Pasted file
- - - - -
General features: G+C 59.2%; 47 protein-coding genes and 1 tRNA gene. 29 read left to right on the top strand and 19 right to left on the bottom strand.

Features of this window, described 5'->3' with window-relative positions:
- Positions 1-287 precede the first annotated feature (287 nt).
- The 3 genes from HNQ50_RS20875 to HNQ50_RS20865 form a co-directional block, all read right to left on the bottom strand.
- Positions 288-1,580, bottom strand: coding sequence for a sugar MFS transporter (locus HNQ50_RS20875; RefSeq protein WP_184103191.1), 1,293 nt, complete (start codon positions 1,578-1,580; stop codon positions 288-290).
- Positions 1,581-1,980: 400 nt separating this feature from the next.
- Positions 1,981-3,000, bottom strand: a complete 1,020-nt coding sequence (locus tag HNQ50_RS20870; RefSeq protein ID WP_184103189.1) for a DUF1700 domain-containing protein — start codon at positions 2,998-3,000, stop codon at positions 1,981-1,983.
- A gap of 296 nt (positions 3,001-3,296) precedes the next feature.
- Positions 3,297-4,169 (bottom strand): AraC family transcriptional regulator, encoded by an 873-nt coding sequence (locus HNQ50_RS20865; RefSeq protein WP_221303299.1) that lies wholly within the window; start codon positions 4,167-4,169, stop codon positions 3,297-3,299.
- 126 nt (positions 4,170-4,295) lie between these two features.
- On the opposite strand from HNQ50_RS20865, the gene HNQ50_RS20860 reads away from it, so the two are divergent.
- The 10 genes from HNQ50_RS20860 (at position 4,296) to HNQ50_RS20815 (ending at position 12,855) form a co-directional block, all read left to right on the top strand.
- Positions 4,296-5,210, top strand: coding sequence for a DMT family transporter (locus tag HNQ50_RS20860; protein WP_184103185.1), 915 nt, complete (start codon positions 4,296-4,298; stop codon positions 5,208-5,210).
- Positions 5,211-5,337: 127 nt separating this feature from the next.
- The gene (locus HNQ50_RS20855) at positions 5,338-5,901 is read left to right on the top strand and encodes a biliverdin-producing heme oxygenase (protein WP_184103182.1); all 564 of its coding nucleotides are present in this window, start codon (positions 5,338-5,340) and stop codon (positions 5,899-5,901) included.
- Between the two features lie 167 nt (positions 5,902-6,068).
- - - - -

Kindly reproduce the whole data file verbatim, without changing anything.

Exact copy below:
General features: G+C 59.2%; 47 protein-coding genes and 1 tRNA gene. 29 read left to right on the top strand and 19 right to left on the bottom strand.

Features of this window, described 5'->3' with window-relative positions:
- Positions 1-287 precede the first annotated feature (287 nt).
- The 3 genes from HNQ50_RS20875 to HNQ50_RS20865 form a co-directional block, all read right to left on the bottom strand.
- Positions 288-1,580, bottom strand: coding sequence for a sugar MFS transporter (locus HNQ50_RS20875; RefSeq protein WP_184103191.1), 1,293 nt, complete (start codon positions 1,578-1,580; stop codon positions 288-290).
- Positions 1,581-1,980: 400 nt separating this feature from the next.
- Positions 1,981-3,000, bottom strand: a complete 1,020-nt coding sequence (locus tag HNQ50_RS20870; RefSeq protein ID WP_184103189.1) for a DUF1700 domain-containing protein — start codon at positions 2,998-3,000, stop codon at positions 1,981-1,983.
- A gap of 296 nt (positions 3,001-3,296) precedes the next feature.
- Positions 3,297-4,169 (bottom strand): AraC family transcriptional regulator, encoded by an 873-nt coding sequence (locus HNQ50_RS20865; RefSeq protein WP_221303299.1) that lies wholly within the window; start codon positions 4,167-4,169, stop codon positions 3,297-3,299.
- 126 nt (positions 4,170-4,295) lie between these two features.
- On the opposite strand from HNQ50_RS20865, the gene HNQ50_RS20860 reads away from it, so the two are divergent.
- The 10 genes from HNQ50_RS20860 (at position 4,296) to HNQ50_RS20815 (ending at position 12,855) form a co-directional block, all read left to right on the top strand.
- Positions 4,296-5,210, top strand: coding sequence for a DMT family transporter (locus tag HNQ50_RS20860; protein WP_184103185.1), 915 nt, complete (start codon positions 4,296-4,298; stop codon positions 5,208-5,210).
- Positions 5,211-5,337: 127 nt separating this feature from the next.
- The gene (locus HNQ50_RS20855) at positions 5,338-5,901 is read left to right on the top strand and encodes a biliverdin-producing heme oxygenase (protein WP_184103182.1); all 564 of its coding nucleotides are present in this window, start codon (positions 5,338-5,340) and stop codon (positions 5,899-5,901) included.
- Between the two features lie 167 nt (positions 5,902-6,068).